By 1892, Shirley and Freemantle Local Board of Health were considering building new offices on the Brooklyn estate, which the 1860s Ordnance Survey map shows to be consistent with the extant building's location. Plans were submitted in 1892 and a Public inquiry was held in January 1893. The building has a foundation stone laid by W.A.Killby esq, chairman of the Shirley and Freemantle Local Board, 12 June 1893. The stone also mentions that H.J.West was the architect and F.Osman was the contractor. Speeches at the laying ceremony were used to attempt to justify the expense of the building, criticise Southampton for polluting the Itchen, and express resistance to Southampton ever annexing Shirley. The report in the Hampshire Advertiser also describes the building which would include an upstairs boardroom 30 ft long by 25 ft wide, and downstairs offices for the clerk, surveyor, inspector of nuisances, and the collector (of revenues). A dinner to celebrate the opening of the new building was held on 12 January 1894. After the move, Ravenswood appears to have been used again by the Seventh-day Adventist church.
The Local Board became the Urban District Council in 1895 with the same membership. It dealt with similar issues, for example the 27 November meeting included a report about "how Shirley and Freemantle are drained" but actually about problems with the system. It was to become preoccupied with the question of "Annexation" by Southampton which had recently been raised in some detail at a special meeting of the former Local Board on 28 November 1894. The Hampshire Advertiser report of the first UDC meeting, held on 2 January 1895, ended with "The 'Annexation' Scheme: At a special meeting of the Board, held on Saturday, it was resolved that one or two counsel be retained to represent the district at the forthcoming inquiry relative to the extension of the Southampton Borough boundaries." There was much concern about the impact of annexation on the rates, particularly given the incomplete state of mains water and drainage, but it was announced at 6 July meeting that these had been resolved. Subsequent UDC meetings were no less skeptical and the Hampshire advertiser reports continue to use the word "annexation" throughout.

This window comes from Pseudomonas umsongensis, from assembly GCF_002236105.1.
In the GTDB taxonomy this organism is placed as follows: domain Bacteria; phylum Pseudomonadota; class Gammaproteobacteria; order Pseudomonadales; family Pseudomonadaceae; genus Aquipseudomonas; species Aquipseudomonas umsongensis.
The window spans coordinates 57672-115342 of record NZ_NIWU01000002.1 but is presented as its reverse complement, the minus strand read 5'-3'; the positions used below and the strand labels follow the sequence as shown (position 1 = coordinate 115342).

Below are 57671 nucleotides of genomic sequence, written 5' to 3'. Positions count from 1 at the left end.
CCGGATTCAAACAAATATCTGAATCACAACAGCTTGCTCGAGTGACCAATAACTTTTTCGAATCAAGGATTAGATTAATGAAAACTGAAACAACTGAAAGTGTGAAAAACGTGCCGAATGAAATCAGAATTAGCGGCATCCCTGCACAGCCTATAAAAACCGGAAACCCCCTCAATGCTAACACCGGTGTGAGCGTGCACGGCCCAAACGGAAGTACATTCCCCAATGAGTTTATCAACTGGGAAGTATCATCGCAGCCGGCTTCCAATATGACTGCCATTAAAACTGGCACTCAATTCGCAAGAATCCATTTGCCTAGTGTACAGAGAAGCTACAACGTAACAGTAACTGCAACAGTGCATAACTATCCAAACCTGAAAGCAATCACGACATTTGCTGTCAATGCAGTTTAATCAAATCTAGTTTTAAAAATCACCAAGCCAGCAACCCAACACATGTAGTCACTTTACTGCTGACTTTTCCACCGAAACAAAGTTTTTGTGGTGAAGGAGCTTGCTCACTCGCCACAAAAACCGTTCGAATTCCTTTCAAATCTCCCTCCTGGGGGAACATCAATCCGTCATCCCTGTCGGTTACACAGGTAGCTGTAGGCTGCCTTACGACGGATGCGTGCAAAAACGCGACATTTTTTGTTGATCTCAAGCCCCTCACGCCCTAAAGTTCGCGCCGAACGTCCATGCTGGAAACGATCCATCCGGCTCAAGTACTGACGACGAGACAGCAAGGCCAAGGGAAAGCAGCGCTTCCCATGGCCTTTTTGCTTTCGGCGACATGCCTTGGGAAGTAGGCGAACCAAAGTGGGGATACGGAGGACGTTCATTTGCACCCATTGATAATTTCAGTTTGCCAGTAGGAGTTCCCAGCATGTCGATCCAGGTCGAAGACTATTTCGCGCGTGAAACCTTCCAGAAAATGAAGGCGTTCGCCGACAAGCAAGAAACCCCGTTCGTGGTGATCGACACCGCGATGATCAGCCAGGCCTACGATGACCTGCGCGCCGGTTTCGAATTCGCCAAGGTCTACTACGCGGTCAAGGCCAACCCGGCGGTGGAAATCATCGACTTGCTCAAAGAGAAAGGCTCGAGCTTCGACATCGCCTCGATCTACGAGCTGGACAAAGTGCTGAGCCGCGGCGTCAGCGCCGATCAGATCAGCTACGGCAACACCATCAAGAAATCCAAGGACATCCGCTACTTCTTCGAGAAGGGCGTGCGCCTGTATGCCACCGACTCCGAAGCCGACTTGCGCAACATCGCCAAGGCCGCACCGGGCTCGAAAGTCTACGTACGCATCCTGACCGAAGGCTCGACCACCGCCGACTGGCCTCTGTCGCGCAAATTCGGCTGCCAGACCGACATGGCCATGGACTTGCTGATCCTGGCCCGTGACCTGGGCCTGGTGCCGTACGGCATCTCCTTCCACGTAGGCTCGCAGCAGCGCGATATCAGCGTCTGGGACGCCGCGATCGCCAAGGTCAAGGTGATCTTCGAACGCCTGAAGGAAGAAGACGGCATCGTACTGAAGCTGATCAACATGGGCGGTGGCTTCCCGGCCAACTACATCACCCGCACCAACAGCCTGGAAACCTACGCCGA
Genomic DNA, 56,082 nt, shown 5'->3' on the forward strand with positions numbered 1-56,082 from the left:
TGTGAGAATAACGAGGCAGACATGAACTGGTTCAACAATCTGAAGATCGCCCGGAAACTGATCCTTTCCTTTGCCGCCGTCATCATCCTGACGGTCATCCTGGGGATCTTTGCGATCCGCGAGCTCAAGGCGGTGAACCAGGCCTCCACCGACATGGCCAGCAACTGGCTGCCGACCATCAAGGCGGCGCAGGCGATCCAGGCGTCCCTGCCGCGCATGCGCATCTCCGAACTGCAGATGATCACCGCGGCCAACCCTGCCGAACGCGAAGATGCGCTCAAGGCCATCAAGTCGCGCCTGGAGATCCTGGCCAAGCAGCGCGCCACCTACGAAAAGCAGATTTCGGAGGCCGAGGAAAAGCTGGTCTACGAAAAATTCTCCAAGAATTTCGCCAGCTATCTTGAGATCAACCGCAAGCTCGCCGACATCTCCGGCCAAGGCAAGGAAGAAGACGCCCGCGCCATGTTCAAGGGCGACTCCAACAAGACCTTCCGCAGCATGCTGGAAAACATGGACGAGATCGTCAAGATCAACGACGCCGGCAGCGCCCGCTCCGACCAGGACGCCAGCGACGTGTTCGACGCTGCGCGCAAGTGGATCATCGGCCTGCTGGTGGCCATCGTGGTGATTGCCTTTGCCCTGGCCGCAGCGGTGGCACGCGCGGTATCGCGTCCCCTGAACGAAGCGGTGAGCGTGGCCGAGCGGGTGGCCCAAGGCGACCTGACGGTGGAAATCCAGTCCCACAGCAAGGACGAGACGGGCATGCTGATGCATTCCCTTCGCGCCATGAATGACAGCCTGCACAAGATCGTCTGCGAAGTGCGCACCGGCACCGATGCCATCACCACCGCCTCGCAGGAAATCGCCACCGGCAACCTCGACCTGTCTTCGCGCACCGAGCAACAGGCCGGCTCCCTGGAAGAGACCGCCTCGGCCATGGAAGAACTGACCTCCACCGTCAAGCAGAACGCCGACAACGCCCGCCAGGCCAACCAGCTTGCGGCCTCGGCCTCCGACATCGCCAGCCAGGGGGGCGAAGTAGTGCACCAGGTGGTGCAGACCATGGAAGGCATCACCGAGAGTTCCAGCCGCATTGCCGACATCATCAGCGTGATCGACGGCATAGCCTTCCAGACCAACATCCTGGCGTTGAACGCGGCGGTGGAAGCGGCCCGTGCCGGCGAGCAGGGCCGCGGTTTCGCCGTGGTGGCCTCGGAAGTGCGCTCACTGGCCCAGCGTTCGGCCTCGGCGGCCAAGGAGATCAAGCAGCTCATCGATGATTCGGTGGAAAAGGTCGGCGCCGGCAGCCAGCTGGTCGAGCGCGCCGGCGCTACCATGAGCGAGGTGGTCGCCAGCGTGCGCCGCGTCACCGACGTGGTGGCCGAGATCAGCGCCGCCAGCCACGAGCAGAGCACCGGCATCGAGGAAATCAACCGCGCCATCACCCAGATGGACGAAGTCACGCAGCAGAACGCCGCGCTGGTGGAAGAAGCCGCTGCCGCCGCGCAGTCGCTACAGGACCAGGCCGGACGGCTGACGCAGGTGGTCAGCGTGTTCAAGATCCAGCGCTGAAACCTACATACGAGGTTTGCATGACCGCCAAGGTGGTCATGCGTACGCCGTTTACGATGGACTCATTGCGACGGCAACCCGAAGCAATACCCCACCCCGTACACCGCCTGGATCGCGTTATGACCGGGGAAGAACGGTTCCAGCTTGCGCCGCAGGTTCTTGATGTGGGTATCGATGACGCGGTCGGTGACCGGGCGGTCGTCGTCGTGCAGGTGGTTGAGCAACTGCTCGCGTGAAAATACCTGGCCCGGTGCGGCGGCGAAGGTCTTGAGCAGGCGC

As abolition approached, the 16 October 1895 meeting started late and was brief. The subsequent meeting reported on 26 October was even briefer and concludes with "This was all the business".
In the late 1800's the Didcot, Newbury and Southampton Railway planned to build a railway through Shirley, to a new station near Sothampton's Royal Pier. In the event the line was only built as far as Winchester Chesil Station. Deposited plans showed the line continuing South via Twyford, Chandlers Ford, Chilworth, Lordswood, the East side of Dale Valley, under Winchester Road, through land now occupied by Shirley Junior School and on to the East side of Hill Lane near Archers Road where there is a surviving (but never used) embankment to the North of Commercial Road. A story grew up that St James' Park, Southampton, in Shirley was to have been a local railway station (still repeated in books) but plans deposited with Hampshire Record Office for this and later versions of the same scheme show this not to have been the case, with the intended route of the railway passing to the North East. Although some land was purchased and work undertaken, the large depression in which St James Park sits was in fact caused by gravel extraction, although there are Didcot, Newbury and Stratton (formerly Station) Roads to the South of this park. Station Road did contain a Police Station at one time. Nothing came of this or later similar schemes which finally petered out prior to World War One.
From 1879, a route of Southampton Corporation Tramways operated from Southampton via Fourposts Hill along Shirley High Street. It ran until 1949 as far as what is now the current Shirley Precinct. This stop is still known as "Shirley Terminus" to some residents when using bus services. A large Tram depot was located in Carlisle Road, later being used as a bus depot until demolition in the 1980's.